Something caught my eye and ear in comments from Chuck Pagano Sunday that were passed out by the team’s public relations staff.
It was the word serve.
“…[I]t’s been our mantra, since we got here. This thing is about family and it’s about serving. What I told them when they left here was, ‘I don’t want you to worry about anything except for two things: how to become a champion and how to serve.’
“I don’t know when that championship will come, but when it does we’ll look back on it and know exactly why it happened. We talk about the proper state of mind. We don’t have a choice in this and everybody’s got a job to do and it’s basically we can, we must, and we will to get the job done by any means necessary. Certainly by playing by the rules in the framework of the rules and just take it like I said one day at a time and great things will happen because really to be honest with you nobody expects this team to do much and so, there might have been a little bit of that was fueled a little bit, but they’re ready.”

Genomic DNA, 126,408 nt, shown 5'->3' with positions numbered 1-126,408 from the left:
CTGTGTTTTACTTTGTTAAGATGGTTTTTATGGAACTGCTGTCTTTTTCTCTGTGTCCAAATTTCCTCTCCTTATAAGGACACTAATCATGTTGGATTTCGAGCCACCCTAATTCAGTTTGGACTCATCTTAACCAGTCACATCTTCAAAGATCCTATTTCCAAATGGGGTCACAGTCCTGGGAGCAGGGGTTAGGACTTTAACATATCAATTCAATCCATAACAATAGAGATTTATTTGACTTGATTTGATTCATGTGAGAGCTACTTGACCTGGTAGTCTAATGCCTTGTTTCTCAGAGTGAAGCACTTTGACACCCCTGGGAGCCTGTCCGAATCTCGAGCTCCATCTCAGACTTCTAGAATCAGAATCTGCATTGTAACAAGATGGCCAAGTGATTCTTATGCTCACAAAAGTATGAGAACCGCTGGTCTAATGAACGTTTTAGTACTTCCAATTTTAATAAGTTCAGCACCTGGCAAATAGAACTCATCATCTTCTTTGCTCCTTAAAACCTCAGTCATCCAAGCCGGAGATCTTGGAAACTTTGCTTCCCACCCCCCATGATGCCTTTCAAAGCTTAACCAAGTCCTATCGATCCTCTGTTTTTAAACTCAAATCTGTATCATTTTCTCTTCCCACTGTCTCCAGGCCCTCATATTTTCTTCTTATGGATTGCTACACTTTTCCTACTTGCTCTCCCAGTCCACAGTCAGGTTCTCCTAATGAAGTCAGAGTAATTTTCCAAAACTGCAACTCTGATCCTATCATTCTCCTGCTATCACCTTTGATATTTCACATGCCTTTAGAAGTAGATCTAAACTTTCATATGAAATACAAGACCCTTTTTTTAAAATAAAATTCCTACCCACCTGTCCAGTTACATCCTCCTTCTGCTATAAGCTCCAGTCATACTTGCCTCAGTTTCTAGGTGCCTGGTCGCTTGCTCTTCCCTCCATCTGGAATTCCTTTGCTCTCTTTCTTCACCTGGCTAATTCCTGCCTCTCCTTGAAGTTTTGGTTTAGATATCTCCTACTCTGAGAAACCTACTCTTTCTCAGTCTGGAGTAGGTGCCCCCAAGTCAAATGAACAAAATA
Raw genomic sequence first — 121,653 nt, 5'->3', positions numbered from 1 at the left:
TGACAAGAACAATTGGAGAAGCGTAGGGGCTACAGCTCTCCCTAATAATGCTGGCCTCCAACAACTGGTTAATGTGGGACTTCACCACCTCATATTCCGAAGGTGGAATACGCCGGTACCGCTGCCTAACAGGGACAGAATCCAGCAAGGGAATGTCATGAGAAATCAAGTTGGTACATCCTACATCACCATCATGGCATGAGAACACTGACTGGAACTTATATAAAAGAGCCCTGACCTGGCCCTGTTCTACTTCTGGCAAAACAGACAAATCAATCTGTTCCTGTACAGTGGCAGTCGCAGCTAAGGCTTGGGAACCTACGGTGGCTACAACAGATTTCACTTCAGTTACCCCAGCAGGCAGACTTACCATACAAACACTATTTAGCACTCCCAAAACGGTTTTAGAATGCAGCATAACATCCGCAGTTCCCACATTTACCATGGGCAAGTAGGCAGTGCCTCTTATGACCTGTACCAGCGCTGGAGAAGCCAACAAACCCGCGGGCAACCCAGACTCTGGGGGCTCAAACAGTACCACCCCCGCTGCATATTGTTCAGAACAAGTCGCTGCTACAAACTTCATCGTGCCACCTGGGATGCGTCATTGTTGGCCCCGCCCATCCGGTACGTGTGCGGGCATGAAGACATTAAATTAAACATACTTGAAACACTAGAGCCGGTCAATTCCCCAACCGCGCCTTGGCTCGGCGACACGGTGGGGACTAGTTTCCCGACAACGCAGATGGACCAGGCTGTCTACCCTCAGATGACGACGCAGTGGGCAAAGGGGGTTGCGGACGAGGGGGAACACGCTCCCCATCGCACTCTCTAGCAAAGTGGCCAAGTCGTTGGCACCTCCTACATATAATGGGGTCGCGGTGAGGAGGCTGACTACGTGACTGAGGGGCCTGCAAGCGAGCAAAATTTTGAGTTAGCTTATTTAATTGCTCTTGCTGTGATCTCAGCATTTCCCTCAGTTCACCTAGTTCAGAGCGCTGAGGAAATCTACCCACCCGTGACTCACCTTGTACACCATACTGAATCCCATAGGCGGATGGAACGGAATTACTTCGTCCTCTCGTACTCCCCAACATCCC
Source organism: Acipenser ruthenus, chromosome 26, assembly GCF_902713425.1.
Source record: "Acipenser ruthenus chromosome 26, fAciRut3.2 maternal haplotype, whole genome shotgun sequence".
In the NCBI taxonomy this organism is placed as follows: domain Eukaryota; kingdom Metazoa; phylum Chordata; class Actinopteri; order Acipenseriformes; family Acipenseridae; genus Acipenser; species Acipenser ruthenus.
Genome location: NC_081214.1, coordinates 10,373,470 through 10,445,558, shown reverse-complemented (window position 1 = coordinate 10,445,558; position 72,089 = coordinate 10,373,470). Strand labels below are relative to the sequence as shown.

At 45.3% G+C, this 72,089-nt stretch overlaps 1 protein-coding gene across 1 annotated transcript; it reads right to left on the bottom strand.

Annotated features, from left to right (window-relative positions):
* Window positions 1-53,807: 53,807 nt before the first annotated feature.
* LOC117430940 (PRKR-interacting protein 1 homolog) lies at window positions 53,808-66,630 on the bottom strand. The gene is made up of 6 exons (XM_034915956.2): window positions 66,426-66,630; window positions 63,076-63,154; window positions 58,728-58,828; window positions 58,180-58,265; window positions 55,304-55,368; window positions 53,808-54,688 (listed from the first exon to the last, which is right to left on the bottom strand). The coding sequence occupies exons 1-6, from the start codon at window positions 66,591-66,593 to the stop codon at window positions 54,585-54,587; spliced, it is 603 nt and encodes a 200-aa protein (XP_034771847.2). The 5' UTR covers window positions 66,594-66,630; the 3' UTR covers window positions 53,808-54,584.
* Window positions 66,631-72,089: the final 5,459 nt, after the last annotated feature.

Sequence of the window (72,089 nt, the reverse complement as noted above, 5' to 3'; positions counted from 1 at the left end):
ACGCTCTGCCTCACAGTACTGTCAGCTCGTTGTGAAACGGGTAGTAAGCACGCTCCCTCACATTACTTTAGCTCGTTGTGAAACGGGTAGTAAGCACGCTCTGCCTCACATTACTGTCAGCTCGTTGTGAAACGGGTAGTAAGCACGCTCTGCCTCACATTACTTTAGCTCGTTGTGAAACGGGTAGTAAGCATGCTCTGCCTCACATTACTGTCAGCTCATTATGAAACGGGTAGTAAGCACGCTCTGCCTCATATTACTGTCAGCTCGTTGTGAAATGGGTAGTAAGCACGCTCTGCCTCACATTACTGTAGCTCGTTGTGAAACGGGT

"I’m just trying to do whatever I can to help the guys on the offense -- specifically on the offense as a quarterback -- to help those guys be successful -- whatever that means," he said. "If you’re working out in the summer and you’re the guy that brings the water for everybody ... it’s almost like you’re serving them."
“OK, what can I do to help you? What can I do to make your job easier?”
I think it can be very hard for the necessary ego of a professional athlete to meld with that service idea. I think some of the best teams have some of the guys who are best at working that way, whether they articulate it or not.
I really like that Pagano is making it a theme, and I am really eager to speak with him more about it when I get to Anderson University in a week.